Today's News

  • Resolution urges judges to treat Christians with dignity, respect

    ELIZABETHTOWN, Ky. – Kentucky Baptists object to what they see as a growing anti-Christian bias in the U.S. judicial system, and they’re calling on judges to treat followers of Jesus with respect and dignity afforded them by God and the U.S. Constitution.
    Messengers to the Kentucky Baptist Convention Annual Meeting at Severns Valley Baptist Church in Elizabethtown passed a resolution Tuesday that serves as a reminder that the First Amendment guarantees the free exercise of religion to every U.S. citizen.

  • Milton Methodists host Soup and Chili meal tomorrow

    Saturday November 14 Milton United Methodist Church will have a Soup and Chili meal. The meal will include your choice of: Bean, and vegetable soup or chili, a sandwich, drink and a dessert for $7.00 (what a great price). We will also have a baked goods auction (YUM!). Our church has some awesome bakers. The eating will begin at 4:30 p.m. and last until 7:00 p.m. with the auction beginning at 5:30. Come enjoy great food, and fun with the auction. See you there.

  • Revival services this weekend at Apostolic Pentecostal Church of the Living God

    The Apostolic Pentecostal Church of the Living God, 124 Smith Lane, Bedford, will be holding revival services, Friday, Nov. 13, and Saturday, Nov. 14, at 7:30 p.m. and Sunday, Nov. 15 at 6:30 p.m. The speaker is Brother Jerry Cottrell from Palestine, West Virginia. All are invited. For more information, contact Pastor Bobby Wade 502-255-7510

  • The gift of misery

    I spent this past weekend feeling sad.
    The reason isn’t important — actually, there really wasn’t a reason other than I just felt like being sad, and so I was.
    I called my sister to tell her that I was sad, but she was at her granddaughter’s soccer game and didn’t answer her phone, which made me even sadder.
    I would’ve told my husband I was sad, but he would just tell me all the reasons I have not to be sad or he’d give me a pep talk, which is not the proper response to sadness, in my opinion.


    Nov. 14, 1985 (30 years ago)
    The Bedford city commissioners are concerned about the city’s liability insurance. Mayor Jim Black said at the last city meeting that while the insurance company had not yet received any letters regarding the situation yet, there could be little or no notice of the city’s insurance being cancelled. Black said that the city’s insurance comes due January 8 but if the policy is renewed, the commission could expect a 30, 40 or 50 percent increase in rates.  

  • Honoring Kentucky’s veterans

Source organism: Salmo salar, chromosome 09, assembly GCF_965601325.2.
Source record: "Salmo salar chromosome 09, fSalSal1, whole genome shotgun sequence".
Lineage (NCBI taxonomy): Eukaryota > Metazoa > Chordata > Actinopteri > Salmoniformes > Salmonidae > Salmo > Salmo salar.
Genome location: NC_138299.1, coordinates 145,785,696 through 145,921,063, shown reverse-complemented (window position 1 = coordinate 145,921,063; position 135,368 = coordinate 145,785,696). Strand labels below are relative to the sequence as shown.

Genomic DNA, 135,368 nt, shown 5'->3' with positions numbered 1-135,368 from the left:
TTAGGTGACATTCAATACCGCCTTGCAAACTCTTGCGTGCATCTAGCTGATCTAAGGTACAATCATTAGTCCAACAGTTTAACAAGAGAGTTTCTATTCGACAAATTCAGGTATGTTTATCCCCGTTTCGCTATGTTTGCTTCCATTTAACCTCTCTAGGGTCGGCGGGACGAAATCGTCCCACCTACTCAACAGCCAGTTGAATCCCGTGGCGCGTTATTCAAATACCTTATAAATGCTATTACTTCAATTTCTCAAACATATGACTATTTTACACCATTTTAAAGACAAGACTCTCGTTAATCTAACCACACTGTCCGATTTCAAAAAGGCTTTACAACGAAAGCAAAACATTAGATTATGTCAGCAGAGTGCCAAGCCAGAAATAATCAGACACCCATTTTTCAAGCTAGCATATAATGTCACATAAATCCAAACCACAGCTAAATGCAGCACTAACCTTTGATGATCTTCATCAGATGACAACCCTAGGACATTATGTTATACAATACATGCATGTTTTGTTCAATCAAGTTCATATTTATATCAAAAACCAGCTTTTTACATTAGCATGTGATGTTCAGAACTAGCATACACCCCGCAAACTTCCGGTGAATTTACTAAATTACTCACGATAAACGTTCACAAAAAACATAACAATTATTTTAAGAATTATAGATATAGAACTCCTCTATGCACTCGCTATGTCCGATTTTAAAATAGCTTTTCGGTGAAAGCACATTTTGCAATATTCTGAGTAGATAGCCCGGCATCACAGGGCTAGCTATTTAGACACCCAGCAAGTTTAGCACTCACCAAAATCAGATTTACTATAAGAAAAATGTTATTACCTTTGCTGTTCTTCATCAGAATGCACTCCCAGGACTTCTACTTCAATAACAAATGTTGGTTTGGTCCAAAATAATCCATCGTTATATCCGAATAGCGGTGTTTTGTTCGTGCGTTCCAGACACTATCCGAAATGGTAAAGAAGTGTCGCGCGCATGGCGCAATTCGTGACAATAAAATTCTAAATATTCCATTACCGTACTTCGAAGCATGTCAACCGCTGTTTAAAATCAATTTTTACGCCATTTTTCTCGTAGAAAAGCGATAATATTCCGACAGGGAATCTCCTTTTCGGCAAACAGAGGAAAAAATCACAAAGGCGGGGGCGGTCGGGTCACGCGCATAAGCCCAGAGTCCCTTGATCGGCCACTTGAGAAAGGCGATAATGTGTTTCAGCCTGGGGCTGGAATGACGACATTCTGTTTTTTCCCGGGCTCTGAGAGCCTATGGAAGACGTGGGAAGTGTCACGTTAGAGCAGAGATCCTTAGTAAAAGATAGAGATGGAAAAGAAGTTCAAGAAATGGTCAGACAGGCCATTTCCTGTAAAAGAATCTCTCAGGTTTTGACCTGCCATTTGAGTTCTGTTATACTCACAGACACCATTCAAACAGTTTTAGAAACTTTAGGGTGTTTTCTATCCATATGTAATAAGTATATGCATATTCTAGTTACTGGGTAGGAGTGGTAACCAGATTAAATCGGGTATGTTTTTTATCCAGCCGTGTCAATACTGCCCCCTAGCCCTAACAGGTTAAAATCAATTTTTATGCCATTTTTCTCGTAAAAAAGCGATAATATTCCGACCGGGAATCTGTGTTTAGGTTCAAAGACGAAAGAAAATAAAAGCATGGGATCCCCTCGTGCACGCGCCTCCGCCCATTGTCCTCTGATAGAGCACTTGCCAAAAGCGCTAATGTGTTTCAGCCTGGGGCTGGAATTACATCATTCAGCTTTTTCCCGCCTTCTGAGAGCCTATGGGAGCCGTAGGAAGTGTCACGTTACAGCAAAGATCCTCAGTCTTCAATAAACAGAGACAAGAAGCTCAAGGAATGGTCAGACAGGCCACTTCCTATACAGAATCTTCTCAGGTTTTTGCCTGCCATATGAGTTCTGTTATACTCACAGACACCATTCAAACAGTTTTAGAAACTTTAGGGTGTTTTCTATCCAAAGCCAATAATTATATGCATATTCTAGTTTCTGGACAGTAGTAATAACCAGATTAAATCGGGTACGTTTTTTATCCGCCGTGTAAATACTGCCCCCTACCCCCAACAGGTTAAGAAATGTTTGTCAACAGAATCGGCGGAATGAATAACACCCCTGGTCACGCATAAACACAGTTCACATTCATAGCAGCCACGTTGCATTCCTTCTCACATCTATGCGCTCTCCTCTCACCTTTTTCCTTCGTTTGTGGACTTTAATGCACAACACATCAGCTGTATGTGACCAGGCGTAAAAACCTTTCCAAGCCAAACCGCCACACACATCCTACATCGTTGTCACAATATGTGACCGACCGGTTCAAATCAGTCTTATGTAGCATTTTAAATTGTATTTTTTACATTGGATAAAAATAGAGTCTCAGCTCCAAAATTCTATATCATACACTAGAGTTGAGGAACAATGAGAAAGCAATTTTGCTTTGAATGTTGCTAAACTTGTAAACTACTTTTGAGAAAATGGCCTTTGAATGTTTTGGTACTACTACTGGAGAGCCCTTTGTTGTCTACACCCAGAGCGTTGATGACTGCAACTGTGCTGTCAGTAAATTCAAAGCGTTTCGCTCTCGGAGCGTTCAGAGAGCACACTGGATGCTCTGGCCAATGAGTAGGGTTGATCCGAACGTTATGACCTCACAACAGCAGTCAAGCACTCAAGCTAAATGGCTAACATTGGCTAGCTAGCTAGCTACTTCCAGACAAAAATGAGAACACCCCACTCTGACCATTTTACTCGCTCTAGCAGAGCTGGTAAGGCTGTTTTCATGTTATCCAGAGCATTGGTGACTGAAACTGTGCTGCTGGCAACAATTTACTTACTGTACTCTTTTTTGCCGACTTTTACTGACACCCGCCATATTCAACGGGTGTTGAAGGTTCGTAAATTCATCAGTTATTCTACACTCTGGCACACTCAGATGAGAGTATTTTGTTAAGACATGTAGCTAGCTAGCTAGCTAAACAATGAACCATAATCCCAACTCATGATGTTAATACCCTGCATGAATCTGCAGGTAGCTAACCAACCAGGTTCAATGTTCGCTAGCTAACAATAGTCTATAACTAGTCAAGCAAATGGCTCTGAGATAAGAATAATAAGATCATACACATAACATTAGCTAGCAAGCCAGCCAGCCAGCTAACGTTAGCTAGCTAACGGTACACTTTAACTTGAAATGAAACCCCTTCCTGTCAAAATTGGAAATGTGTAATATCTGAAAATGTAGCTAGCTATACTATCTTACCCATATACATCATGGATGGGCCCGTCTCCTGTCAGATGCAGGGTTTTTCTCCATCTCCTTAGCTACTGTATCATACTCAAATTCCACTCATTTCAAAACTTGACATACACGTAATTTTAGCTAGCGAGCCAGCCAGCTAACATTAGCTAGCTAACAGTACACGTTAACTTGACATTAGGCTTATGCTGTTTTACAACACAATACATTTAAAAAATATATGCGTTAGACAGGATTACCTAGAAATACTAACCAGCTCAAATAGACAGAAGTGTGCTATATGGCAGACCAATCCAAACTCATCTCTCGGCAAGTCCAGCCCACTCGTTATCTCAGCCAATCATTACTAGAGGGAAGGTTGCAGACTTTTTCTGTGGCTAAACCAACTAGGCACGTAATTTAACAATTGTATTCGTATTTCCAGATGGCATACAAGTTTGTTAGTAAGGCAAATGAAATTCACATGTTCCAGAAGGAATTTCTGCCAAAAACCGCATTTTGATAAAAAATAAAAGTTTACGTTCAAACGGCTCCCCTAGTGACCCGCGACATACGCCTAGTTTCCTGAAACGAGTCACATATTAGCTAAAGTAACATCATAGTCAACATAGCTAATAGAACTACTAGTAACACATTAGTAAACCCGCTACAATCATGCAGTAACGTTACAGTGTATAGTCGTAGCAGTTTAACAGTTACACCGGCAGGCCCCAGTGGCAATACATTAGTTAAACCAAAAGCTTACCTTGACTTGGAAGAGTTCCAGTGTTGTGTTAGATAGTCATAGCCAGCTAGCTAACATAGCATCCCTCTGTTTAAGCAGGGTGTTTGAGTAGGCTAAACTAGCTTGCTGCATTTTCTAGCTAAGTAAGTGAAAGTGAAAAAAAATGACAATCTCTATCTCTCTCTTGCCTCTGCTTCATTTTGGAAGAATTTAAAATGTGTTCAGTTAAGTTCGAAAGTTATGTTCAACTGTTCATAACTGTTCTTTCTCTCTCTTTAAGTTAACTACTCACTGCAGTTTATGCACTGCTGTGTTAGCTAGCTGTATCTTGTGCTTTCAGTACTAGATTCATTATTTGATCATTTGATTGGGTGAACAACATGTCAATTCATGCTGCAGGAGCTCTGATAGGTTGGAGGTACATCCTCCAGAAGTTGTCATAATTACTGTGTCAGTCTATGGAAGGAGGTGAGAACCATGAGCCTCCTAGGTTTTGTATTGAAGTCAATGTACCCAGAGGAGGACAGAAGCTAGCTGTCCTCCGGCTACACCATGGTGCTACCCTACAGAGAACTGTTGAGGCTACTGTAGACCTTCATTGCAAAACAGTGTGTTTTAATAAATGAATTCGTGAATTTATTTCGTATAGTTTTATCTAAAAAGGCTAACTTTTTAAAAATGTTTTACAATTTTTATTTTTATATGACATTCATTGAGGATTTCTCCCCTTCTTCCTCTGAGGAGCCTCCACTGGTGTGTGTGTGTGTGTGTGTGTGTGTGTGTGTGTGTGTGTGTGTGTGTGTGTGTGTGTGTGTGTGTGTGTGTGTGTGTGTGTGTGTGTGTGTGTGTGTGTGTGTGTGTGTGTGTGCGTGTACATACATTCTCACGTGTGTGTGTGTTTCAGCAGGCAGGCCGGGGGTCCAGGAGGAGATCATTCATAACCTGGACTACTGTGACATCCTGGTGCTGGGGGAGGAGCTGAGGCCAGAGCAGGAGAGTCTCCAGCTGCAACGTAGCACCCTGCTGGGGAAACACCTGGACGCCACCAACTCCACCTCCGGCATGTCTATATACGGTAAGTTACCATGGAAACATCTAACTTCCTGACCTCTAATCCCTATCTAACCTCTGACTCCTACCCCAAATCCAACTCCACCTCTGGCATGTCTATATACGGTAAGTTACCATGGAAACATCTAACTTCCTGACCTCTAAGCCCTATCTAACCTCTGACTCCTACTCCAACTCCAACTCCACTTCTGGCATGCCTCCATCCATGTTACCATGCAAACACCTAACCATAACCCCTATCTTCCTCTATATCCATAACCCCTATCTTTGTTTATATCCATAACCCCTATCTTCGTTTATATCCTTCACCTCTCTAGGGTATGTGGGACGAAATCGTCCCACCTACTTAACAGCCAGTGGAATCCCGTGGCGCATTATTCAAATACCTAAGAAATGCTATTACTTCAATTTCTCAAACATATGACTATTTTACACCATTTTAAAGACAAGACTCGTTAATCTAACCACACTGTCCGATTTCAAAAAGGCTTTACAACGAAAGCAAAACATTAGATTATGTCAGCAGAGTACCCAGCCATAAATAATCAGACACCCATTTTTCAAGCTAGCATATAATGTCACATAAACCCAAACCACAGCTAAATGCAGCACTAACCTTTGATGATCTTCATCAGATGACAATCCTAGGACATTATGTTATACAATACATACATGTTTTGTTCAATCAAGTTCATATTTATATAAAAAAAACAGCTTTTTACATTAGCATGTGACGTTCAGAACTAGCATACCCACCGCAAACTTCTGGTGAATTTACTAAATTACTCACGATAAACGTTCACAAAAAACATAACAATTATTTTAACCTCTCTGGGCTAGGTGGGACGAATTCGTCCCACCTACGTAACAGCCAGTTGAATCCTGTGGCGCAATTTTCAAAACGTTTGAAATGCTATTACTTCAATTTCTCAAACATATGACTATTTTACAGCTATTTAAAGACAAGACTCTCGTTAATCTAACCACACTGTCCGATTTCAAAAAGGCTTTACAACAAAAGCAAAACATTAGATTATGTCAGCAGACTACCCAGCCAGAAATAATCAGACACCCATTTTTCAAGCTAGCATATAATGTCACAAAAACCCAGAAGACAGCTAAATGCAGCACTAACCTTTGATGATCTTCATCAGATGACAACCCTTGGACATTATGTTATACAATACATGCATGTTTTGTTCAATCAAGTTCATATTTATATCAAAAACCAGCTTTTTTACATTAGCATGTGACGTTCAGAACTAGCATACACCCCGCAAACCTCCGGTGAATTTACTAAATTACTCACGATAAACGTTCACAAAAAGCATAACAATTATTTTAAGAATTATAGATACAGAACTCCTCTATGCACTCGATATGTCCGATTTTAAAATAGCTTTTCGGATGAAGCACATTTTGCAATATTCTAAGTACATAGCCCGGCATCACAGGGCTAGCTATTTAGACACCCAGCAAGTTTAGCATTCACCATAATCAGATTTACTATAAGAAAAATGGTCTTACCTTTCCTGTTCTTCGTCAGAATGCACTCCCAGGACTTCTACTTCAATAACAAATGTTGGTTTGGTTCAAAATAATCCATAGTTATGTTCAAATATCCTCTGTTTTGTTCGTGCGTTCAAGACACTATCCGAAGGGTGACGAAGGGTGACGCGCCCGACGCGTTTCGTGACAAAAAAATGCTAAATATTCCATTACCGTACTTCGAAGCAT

One hundred years ago, “the war to end all wars” ravaged Europe. What we now call World War I ended in part thanks to the more than four million Americans who mobilized to join the Allied Powers’ fight overseas. Over 100,000 of them did not return home. The war ended on November 11, 1918, and the commemoration of that day has become the holiday we now observe as Veterans Day.

  • Transition period underway for state government

    While last week’s gubernatorial election marked the end of this year’s campaign season, it also kicked off the beginning of a transition period that has been guided by tradition and the state constitution for much of our history.
    Not quite 60 people have served as governor since Kentucky joined the United States in 1792. In the beginning, voters did not have a direct say; instead, the decision was made by a group of electors, similar to our presidential elections today.


    Thursday, Nov. 12
    Trimble County Senior Citizens Center movie at 10:00 a.m.
    The Trimble County Local Emergency Planning Committee will meet at 6:30 p.m., at the Trimble County Cooperative Extension Service, 43 High Country Lane in Bedford. Agendas will be handed out at the meeting. For more information, call 502-558-6329.
    Milton City Commission will meet at 7 p.m. at the Milton Municipal Building.
    Fri.-Sun., Nov. 13-15

  • Students get taste of adulthood in ‘Reality Store’

    Special to The Trimble Banner
    Stakeholders, 4-H extension agent, students and educators come together one day a year to assist sophomores and eighth graders with adulthood “reality.” The students begin with choosing a career based on their GPA. They are then assigned children (if any) and their ages. Next they attend a multitude of “real life” booths to pay for items such as: childcare, utilities, furniture, transportation, taxes and much more.